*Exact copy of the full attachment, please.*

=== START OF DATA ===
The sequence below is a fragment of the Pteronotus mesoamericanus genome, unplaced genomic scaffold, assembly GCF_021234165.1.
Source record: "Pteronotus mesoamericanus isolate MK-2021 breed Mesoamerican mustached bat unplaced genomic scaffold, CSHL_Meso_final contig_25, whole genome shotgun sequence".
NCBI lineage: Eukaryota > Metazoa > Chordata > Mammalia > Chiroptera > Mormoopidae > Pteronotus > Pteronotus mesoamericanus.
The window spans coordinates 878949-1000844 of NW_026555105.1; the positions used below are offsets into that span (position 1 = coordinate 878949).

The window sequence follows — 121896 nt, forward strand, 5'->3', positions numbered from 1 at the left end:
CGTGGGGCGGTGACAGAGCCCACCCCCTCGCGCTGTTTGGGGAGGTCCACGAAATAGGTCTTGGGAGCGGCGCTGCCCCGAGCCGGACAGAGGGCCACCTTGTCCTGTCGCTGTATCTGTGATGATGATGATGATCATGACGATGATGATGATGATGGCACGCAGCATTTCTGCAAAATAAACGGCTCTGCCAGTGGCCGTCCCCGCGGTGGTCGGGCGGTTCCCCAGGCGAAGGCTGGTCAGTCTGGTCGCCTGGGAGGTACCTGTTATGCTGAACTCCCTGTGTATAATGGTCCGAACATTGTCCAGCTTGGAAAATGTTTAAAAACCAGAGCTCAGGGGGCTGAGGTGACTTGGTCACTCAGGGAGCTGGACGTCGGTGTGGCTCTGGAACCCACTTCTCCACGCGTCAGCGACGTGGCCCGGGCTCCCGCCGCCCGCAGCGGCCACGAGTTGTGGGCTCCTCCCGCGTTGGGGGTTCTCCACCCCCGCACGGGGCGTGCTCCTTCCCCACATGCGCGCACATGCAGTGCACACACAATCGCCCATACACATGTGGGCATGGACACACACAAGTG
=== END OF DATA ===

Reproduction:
The sequence below is a fragment of the Pteronotus mesoamericanus genome, unplaced genomic scaffold, assembly GCF_021234165.1.
Source record: "Pteronotus mesoamericanus isolate MK-2021 breed Mesoamerican mustached bat unplaced genomic scaffold, CSHL_Meso_final contig_25, whole genome shotgun sequence".
NCBI lineage: Eukaryota > Metazoa > Chordata > Mammalia > Chiroptera > Mormoopidae > Pteronotus > Pteronotus mesoamericanus.
The window spans coordinates 878949-1000844 of NW_026555105.1; the positions used below are offsets into that span (position 1 = coordinate 878949).

The window sequence follows — 121896 nt, forward strand, 5'->3', positions numbered from 1 at the left end:
CGTGGGGCGGTGACAGAGCCCACCCCCTCGCGCTGTTTGGGGAGGTCCACGAAATAGGTCTTGGGAGCGGCGCTGCCCCGAGCCGGACAGAGGGCCACCTTGTCCTGTCGCTGTATCTGTGATGATGATGATGATCATGACGATGATGATGATGATGGCACGCAGCATTTCTGCAAAATAAACGGCTCTGCCAGTGGCCGTCCCCGCGGTGGTCGGGCGGTTCCCCAGGCGAAGGCTGGTCAGTCTGGTCGCCTGGGAGGTACCTGTTATGCTGAACTCCCTGTGTATAATGGTCCGAACATTGTCCAGCTTGGAAAATGTTTAAAAACCAGAGCTCAGGGGGCTGAGGTGACTTGGTCACTCAGGGAGCTGGACGTCGGTGTGGCTCTGGAACCCACTTCTCCACGCGTCAGCGACGTGGCCCGGGCTCCCGCCGCCCGCAGCGGCCACGAGTTGTGGGCTCCTCCCGCGTTGGGGGTTCTCCACCCCCGCACGGGGCGTGCTCCTTCCCCACATGCGCGCACATGCAGTGCACACACAATCGCCCATACACATGTGGGCATGGACACACACAAGTG